3. Creed II
Creed II and yes, I mean it. Sylvester Stallone, once a punchline, will go down in the annals as one of the more important figures in 20th and 21st century filmmaking. Ryan Coogler directed the original film and set the new franchise on its course; the capable Steven Caple, Jr. took the reigns of this sequel. Michael B. Jordan is as believable and likable as Creed, and Tessa Thompson can star in everything as far as I’m concerned. In 1976, Stallone unleashed a character who became a fabric of our culture. In 2018, the same formula applies and the story continues for a new generation. The resonance of these films are not sheer “luck.” They resonate because a successful formula that changes with the times is an effective formula. Rocky has become a father figure here, with the promise of a related reckoning (yes, I’m trying to be clever here) by the film’s end. It’s a brilliant continuation of a decades-old mix that has rarely failed to impress. (Sorry, all, I enjoyed Rocky V.)
2. Ben Is Back
Ben Is Back was the surprise of the year to me. Just, wow. Julia Roberts’ best performance ever, for one. If she’s not Oscar-nominated for this, it’s a crime. Ditto Lucas Hedges plays her son struggling to stay clean from the most severe drug addiction. Before you say, “Not another drug movie,” I thought the same thing going in. Beautiful Boy is one of my very favorite films of the year, dealing with some of the same themes, and I didn’t think we needed another one. Apparently, though, we did. This film is haunting, and exceptionally well-made. It’s honestly extraordinary. Kudos to Lucas’ father, Peter Hedges, who has made a film unlike any you’ll see all year.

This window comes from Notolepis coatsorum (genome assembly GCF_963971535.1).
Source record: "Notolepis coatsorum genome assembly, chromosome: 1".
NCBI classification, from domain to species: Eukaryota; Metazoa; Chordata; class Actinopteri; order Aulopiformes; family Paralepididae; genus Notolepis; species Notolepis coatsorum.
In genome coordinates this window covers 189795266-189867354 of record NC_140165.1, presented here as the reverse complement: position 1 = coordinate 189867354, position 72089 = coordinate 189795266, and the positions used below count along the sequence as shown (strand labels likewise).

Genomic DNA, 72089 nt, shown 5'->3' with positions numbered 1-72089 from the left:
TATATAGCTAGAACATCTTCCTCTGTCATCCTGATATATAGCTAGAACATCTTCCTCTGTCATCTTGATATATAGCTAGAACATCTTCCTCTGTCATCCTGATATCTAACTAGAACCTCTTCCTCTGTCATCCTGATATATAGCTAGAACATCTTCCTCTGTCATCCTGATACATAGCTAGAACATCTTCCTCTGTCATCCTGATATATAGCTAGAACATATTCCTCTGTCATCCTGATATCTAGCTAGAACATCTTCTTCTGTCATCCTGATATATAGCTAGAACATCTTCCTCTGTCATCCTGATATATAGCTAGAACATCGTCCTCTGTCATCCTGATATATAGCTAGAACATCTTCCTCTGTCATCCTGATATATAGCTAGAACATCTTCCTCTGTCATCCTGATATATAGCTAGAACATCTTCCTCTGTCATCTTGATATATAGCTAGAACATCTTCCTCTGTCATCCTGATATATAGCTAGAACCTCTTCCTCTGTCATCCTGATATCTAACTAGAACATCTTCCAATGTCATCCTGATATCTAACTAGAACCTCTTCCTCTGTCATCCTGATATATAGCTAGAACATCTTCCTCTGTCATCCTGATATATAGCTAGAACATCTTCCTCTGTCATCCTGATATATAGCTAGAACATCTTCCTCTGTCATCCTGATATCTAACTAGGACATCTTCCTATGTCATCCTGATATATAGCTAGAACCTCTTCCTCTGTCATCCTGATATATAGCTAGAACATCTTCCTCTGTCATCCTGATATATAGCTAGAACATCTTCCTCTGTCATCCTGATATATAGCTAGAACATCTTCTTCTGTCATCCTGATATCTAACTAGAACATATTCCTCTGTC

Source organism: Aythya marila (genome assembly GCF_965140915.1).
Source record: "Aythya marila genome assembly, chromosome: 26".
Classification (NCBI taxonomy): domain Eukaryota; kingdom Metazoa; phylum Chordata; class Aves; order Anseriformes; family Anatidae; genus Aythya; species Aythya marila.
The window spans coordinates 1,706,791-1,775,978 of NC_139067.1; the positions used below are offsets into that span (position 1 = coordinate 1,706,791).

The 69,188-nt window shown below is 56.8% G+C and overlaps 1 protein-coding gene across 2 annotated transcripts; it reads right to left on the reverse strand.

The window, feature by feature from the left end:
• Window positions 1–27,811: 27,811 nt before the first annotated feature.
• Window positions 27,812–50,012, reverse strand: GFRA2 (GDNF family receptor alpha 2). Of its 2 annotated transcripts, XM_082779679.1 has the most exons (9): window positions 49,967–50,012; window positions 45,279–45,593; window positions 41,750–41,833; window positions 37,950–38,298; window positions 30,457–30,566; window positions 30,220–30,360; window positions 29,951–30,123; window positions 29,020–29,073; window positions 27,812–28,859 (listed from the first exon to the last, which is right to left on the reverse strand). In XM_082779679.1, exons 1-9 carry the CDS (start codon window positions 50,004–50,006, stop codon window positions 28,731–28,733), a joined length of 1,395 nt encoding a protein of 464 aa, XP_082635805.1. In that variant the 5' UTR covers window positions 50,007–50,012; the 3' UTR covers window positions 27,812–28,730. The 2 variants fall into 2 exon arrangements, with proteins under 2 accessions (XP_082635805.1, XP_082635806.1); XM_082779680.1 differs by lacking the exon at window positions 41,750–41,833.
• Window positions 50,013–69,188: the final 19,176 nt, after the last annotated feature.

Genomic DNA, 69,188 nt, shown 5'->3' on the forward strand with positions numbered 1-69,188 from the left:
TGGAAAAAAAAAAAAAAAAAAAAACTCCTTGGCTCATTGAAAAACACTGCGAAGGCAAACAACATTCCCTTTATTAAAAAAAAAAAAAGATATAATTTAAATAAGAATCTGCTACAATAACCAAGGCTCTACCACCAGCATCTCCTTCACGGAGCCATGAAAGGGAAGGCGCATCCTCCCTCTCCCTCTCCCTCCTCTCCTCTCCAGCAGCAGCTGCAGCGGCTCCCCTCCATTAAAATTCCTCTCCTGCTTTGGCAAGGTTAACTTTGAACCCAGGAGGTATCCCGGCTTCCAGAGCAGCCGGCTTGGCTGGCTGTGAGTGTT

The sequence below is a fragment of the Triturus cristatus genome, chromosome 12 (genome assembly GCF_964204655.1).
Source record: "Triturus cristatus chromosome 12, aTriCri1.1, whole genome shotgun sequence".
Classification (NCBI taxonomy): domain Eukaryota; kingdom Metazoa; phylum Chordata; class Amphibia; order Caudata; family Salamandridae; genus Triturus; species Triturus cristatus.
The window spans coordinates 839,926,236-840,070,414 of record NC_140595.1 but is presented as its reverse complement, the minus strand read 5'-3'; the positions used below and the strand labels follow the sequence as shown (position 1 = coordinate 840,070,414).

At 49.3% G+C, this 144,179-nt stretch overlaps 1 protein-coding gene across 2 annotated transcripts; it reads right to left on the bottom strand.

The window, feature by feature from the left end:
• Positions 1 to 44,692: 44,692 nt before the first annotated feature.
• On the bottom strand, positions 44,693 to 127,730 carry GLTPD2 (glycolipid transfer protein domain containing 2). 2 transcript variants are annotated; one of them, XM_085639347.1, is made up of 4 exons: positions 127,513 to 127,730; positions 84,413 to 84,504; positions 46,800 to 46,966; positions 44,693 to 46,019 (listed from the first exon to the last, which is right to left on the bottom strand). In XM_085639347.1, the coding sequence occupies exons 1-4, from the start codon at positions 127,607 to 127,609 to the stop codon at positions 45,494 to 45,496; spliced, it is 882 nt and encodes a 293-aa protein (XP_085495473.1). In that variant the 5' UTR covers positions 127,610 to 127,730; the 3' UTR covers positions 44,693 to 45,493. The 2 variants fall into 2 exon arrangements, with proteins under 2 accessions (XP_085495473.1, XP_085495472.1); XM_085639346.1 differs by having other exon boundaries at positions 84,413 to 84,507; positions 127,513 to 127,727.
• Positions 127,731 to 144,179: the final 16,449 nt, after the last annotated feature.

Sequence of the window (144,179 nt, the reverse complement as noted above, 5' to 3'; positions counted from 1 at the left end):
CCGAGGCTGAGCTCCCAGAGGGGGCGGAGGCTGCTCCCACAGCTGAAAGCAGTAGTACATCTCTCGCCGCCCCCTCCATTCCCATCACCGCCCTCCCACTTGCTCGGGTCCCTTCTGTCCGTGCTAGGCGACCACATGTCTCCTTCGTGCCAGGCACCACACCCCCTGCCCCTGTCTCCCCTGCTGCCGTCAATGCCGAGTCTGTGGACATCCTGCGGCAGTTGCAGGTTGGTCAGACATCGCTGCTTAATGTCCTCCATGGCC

1. Black Panther/Stan And Ollie
Black Panther will go down in history, in my humble opinion, as a flashpoint of cinema, and one of the most important and influential films ever made. I compare it to the original Star Wars in this regard. Writer-director Ryan Coogler (along with writer Joe Robert Cole) has added a relevance and dimension to the Marvel character, as played by Chadwick Boseman, that relatively few in the mainstream could have expected. Comics readers saw the potential for relevance early, especially considering our real-world political climate, but it took the film’s creators to not only meet but exceed it. The cast is uniformly brilliant, the script, the sets, and the music equally sublime. This is no simple “comic book movie.” Black Panther is an all-time Hollywood masterpiece, and — mark my words — will be the first film based on a comic book to be Oscar-nominated for Best Picture.
Stan and Ollie, on the other hand, will not be Oscar-nominated for Best Picture because it veers towards “safe,” and yet a strong case can be made that it deserves every last award it can attain. Stan Coogan and John C. Reilly are dead-on perfect as Stan Laurel and Oliver Hardy, respectively. A fine script and terrific performances all around bring the emotional goods. I’m a fan of the legendary duo, but I never expected such a warm, personal piece of material. “Safe” be damned. I laughed and cried throughout the entire thing.
So there you go. Argue away. In the meantime, I’m looking forward to a brilliant 2019 at the movies.
- A Private War
- Active Measures
- Incredibles 2
- If Beale Street Could Talk
- Divide and Conquer
Originally published at geeks.media.